With much sadness, we dropped Buddy and AJ off at a kennel in Bonners Ferry, Idaho and began our trek to Canada. I was prepared for a long stop at the border and expecting an inspection of the trailer and fearful of an inspection of the truck. (Not because we had something to hide but because Chris does an amazing job of organizing the back of our truck, a.k.a. our garage, and the thought of all of those items being removed and then having to repack it was terrifying.) All the worrying was a waste of time (as usual). Crossing into Canada took all of five minutes with just a few questions, including the ever popular, “Aren’t you too young to be retired?” We get that question often. Too often. Here‘s how the conversation typically goes:
Camper: Well, you’re a long way from home (Said in an excited tone after seeing our Virginia license plates!).
Lani: Yes, well, actually we are full-timers.
Camper: No kidding! You look to young to be retired! (ha, ha, ha, ha!)
Lani: We aren’t retired. (Camper gives a confused look.) My husband works in technology so he can work from the road.
A similar conversation occurred at the border with a few more questions as to why we chose this particular route and how long we planned to stay in this fine country. Then, they confiscated Chris’ pepper spray so we wouldn’t spray the bouncers at Canadian bars (apparently a common occurrence) and sent us on our way.
I spent a full day mapping out a route for us to Banff but keeping with the tradition of this journey (and our relationship), Chris mapped out a totally different route and we went his way instead. Fortunately, this was the better route so he wins again. Also keeping with tradition, we had no reservations so we began looking for campgrounds immediately. Along our route, we kept seeing signs for a ferry and not knowing the schedule or if it was a passenger-only ferry, we decided to stop for the night in Crawford Bay (quite close to the ferry) to come up with some tentative plan.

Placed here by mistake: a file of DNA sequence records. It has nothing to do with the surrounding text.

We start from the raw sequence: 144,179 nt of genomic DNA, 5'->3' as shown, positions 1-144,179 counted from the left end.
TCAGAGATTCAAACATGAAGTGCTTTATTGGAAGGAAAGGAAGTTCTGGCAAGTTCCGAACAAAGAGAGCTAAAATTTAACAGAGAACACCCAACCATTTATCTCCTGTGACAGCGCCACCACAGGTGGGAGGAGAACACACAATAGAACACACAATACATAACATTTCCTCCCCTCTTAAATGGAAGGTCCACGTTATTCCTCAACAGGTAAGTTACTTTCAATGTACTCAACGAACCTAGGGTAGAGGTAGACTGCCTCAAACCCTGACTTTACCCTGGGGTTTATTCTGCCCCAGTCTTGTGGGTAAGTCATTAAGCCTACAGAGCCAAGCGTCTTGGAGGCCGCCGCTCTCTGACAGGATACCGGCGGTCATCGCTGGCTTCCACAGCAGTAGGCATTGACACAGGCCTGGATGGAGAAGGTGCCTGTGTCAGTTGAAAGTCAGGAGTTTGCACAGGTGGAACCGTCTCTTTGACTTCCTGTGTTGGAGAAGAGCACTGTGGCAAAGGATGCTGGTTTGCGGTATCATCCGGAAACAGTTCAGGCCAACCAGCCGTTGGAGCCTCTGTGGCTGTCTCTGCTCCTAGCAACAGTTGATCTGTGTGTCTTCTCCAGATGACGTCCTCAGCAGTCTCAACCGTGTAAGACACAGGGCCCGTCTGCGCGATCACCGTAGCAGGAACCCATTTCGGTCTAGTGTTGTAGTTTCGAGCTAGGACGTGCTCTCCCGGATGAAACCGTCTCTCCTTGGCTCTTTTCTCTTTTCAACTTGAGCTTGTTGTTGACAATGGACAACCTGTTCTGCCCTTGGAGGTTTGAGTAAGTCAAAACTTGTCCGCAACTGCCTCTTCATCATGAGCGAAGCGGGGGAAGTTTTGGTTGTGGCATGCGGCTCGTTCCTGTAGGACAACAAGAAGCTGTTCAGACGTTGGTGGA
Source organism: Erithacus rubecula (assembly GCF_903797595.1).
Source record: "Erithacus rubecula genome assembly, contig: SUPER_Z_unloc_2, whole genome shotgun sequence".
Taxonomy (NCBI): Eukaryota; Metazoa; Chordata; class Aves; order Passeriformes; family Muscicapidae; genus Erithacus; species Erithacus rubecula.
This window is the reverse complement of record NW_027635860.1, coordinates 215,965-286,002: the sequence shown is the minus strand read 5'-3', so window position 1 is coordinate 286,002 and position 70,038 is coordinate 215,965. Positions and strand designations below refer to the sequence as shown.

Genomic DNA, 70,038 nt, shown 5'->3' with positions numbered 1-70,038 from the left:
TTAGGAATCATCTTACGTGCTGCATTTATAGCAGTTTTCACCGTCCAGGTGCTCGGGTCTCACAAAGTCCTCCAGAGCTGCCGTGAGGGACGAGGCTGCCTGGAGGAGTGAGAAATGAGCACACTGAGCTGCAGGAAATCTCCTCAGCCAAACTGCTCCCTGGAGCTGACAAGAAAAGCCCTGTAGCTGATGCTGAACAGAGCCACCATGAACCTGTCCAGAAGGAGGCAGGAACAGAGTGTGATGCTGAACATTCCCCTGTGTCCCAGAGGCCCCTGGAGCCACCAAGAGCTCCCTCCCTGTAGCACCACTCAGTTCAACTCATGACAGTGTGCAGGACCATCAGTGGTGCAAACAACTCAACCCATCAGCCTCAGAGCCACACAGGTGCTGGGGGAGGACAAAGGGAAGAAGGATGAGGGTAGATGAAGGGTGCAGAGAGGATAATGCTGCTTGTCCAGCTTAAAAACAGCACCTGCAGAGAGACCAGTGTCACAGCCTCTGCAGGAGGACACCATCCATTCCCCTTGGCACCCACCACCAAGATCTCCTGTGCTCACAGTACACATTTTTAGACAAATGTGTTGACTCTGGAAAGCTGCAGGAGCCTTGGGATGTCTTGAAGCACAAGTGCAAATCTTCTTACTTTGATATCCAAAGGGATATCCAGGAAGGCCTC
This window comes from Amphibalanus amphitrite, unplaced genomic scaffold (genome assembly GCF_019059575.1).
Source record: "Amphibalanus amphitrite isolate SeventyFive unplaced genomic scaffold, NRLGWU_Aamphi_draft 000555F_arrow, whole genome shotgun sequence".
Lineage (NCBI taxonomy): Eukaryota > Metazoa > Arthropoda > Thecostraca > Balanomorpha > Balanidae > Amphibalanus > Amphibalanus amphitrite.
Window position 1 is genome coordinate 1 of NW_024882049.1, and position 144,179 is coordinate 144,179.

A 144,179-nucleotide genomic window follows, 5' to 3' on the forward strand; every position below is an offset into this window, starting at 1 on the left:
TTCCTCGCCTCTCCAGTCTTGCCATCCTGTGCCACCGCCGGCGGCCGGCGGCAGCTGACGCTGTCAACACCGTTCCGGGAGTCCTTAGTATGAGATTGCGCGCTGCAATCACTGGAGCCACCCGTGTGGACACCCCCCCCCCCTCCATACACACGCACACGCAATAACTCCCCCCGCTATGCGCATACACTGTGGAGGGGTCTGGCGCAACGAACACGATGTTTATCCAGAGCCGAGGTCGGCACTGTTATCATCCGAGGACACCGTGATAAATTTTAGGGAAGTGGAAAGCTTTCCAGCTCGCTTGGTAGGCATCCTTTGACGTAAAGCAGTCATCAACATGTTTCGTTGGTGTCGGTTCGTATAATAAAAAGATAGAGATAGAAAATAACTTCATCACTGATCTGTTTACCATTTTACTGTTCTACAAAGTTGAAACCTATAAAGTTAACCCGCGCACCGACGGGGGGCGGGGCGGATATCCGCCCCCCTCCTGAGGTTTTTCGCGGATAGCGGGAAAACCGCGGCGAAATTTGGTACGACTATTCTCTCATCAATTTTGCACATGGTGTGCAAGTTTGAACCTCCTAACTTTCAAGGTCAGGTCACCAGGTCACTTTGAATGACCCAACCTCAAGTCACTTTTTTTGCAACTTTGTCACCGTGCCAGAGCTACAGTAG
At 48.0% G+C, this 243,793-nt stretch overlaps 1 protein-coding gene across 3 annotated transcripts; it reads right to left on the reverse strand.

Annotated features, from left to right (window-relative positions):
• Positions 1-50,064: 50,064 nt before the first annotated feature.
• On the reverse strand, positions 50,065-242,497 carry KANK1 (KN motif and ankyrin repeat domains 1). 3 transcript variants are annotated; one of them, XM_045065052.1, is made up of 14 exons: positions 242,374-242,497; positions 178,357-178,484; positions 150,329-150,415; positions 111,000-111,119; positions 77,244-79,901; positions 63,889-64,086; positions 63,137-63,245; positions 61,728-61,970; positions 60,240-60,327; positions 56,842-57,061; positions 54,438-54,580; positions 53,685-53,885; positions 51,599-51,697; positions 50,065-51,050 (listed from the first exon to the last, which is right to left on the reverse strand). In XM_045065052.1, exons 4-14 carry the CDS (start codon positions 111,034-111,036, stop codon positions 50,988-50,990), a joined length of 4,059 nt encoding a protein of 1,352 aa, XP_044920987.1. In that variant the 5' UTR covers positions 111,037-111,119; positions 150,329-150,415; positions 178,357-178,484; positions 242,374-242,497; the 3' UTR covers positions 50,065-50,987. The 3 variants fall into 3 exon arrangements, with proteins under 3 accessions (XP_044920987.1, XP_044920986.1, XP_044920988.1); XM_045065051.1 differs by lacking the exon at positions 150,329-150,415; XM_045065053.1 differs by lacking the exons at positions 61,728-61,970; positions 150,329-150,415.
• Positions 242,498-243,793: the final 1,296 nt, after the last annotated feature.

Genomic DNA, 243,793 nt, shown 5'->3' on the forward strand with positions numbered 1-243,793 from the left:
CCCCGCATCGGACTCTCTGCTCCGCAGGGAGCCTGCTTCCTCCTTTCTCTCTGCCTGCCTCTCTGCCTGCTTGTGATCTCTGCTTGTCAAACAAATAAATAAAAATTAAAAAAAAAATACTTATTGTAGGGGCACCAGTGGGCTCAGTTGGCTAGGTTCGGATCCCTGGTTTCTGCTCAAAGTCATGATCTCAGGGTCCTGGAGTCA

We were excited to find our that not only was the ferry large enough for our vehicle and trailer, but that it was free. That’s right…FREE. O’ Canada. So, the next morning we drove onto the ferry and crossed the Kootenay Lake. As I got out of the car to go up on deck, I heard a little boy say to his mom, “Look! A silver toaster.” Um…I think he’s talking about my home since it is the only thing on the ferry that is silver and toaster-shaped. We are quite used to being pointed at, waved at, stared at and the subject of conversations. It’s just inevitable with a home as good looking as ours. Silver toaster, however, is a new one. I like it.
After exiting the ferry, we drove to the town of Kaslo and decided to stop at an information center since we knew nothing of this region and wanted to make the most of our stay. Kaslo was a pleasant surprise. It was a very picturesque and quaint town that was booming of life on this semi-warm day in British Columbia. We spoke with a kind woman at the information center who, thankfully, was informative. She told us of a few campgrounds in the area and off we went.
We settled for the night at a provincial park just north of Kaslo on the Kootenay Lake. Chris purchased his fishing license and decided to fish for the evening while I sat by the lake and read. The next day, with the weather looking cloudy and gray, we continued our journey seeking sunny weather. We knew it had to be out there somewhere, and the Silver Toaster was going to find it!